There are a lot of bad things you can say about the current state of political advertising. Campaigns ads to be loaded with unrelenting negativity and a wanton disregard for the truth, and they are often crafted with creepy specificity based on your demographics and what you buy online. They also tend to be crisp, slickly produced and imminently watchable, at least for the first handful of times.
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That wasn't always the case. Take the above ad from Gerald Ford' 1976 re-election campaign. It runs for a staggering 4 minutes and 21 seconds and features a melange of man-on-the-street endorsements, clips of Ford speaking to adoring crowds and some righteous butterfly collars, all set to the rousing backdrop of a marching band. (Refrain: "I'm feeling good about America, and I feel it everywhere I go. I'm feeling good about America! I'm feeling good about meeeee!")
The advertisement never aired, but not because it was painfully long, a poorly executed piece of jingoistic schlock or practicably unwatchable. The reason comes at about the 3:20 mark, as the video boasts of just how far the country has come since Ford took office.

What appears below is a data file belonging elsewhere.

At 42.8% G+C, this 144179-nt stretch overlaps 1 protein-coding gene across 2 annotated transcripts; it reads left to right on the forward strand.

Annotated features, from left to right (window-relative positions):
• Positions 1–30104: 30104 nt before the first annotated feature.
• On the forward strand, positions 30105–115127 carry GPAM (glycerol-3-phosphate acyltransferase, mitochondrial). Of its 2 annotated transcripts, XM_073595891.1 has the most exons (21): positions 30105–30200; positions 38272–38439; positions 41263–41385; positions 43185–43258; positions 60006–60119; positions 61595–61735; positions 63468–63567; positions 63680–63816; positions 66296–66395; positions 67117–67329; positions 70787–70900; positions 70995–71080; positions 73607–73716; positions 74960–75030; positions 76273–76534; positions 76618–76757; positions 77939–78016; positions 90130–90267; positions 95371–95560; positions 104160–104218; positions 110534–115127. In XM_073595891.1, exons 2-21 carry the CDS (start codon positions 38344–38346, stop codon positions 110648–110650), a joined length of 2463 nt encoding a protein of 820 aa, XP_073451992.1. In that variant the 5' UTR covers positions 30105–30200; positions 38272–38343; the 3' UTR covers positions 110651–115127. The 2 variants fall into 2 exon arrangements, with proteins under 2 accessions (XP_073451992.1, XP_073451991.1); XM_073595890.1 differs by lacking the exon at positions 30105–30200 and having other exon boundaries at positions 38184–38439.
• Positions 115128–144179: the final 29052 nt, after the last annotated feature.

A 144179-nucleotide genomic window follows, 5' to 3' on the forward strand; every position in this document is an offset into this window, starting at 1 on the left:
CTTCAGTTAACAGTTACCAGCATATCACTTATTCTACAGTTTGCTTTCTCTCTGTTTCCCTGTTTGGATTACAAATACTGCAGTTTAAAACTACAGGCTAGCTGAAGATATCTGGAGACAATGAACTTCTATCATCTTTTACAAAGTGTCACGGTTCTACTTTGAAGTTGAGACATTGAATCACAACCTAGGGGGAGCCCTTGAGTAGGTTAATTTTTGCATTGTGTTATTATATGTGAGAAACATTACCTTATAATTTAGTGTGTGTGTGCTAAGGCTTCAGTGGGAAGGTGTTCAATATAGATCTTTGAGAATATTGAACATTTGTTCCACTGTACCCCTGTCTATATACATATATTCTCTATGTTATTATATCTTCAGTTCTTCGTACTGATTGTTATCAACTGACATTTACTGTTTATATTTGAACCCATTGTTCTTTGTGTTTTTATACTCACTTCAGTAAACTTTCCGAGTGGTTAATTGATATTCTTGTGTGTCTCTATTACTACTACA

The video shows him traveling in a motorcade through downtown Dallas, accompanied by a voice-over. "When a limousine can parade openly through the streets of Dallas, there's a change that's come over America," the narrator explains.
That line, and the ad itself, did not go over well with focus groups, for obvious reasons. The footage was scrapped, locked away in a fault in the Gerald R. Ford Presidential Library until today when PBS News Hour posted it on YouTube. Not that burying the ad did anything to scrub Ford of the taint of Richard Nixon.